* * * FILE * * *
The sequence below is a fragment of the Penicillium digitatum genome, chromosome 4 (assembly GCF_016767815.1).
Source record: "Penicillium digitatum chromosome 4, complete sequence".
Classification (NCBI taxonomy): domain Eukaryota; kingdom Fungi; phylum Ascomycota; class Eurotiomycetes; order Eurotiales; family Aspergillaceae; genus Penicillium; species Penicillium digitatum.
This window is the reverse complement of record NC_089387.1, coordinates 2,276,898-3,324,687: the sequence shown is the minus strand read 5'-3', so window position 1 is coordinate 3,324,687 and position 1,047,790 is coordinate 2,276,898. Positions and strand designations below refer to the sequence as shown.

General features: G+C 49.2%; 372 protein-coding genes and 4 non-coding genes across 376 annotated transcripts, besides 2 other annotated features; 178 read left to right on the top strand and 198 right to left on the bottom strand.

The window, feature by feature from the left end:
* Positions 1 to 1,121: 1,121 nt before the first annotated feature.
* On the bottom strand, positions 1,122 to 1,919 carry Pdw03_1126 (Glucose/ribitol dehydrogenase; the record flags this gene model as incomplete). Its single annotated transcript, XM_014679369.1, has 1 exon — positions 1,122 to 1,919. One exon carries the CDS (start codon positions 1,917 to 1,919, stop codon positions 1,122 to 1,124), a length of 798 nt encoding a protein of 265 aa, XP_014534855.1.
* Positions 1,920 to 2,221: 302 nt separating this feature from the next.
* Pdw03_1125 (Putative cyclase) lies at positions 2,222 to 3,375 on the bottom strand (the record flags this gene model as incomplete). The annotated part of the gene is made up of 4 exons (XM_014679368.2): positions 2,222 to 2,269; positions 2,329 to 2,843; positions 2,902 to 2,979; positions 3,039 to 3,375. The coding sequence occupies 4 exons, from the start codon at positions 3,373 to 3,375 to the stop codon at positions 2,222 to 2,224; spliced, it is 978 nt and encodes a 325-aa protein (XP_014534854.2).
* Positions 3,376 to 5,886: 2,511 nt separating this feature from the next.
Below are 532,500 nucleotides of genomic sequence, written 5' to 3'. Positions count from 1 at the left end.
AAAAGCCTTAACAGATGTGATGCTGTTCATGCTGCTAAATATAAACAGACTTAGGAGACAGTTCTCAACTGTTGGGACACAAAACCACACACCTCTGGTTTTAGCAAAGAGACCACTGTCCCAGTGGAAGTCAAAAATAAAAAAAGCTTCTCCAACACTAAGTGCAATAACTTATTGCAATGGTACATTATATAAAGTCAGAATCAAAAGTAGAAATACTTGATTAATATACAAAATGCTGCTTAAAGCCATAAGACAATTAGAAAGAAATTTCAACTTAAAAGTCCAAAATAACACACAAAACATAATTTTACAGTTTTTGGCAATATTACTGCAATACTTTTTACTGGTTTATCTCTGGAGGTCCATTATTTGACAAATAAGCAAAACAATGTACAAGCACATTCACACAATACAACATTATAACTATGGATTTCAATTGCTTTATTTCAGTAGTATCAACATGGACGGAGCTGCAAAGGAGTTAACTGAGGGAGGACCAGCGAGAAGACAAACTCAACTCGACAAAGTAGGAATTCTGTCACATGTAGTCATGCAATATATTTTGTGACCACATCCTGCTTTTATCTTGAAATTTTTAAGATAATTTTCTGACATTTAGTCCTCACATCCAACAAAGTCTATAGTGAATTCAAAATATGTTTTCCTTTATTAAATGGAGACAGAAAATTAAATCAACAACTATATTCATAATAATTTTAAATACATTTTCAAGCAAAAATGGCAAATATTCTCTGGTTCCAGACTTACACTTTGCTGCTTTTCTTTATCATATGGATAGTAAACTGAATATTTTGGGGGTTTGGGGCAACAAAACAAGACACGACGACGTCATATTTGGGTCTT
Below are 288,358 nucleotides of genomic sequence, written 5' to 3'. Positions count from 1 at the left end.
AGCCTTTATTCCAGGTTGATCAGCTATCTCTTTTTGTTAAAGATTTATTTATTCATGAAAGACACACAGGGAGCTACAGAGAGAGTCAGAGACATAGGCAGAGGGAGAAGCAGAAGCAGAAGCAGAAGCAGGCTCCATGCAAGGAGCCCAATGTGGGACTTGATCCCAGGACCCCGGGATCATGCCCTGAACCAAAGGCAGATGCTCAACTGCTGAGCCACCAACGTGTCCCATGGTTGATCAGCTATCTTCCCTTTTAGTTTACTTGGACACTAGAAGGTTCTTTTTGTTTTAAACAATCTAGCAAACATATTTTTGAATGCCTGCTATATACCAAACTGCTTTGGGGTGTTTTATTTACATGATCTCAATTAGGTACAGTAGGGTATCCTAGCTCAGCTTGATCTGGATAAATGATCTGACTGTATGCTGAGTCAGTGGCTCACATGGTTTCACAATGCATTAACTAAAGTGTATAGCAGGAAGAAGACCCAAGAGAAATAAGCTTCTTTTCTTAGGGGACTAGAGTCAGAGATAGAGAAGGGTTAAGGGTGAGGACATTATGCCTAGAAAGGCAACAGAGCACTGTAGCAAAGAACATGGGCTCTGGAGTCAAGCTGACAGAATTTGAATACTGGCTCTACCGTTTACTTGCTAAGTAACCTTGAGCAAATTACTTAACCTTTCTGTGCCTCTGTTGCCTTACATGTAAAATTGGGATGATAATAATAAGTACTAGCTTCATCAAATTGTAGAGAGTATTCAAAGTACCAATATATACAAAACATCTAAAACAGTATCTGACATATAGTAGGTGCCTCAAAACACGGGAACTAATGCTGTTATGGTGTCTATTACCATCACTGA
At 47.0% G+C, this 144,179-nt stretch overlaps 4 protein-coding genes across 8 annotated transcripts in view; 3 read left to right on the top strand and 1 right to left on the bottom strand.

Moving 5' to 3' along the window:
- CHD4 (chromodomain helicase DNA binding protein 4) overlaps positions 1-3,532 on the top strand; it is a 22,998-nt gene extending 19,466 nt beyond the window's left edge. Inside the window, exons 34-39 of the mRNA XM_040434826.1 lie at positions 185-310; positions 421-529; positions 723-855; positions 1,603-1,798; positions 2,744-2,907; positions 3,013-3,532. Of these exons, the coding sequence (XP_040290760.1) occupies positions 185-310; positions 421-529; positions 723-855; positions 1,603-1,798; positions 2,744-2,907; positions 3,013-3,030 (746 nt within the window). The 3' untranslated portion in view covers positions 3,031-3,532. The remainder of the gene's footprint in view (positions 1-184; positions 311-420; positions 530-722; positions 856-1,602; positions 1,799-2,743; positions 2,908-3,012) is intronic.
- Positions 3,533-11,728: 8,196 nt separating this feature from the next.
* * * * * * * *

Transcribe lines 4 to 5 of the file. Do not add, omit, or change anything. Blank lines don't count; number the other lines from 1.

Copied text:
This window is the reverse complement of record NC_089387.1, coordinates 2,276,898-3,324,687: the sequence shown is the minus strand read 5'-3', so window position 1 is coordinate 3,324,687 and position 1,047,790 is coordinate 2,276,898. Positions and strand designations below refer to the sequence as shown.

General features: G+C 49.2%; 372 protein-coding genes and 4 non-coding genes across 376 annotated transcripts, besides 2 other annotated features; 178 read left to right on the top strand and 198 right to left on the bottom strand.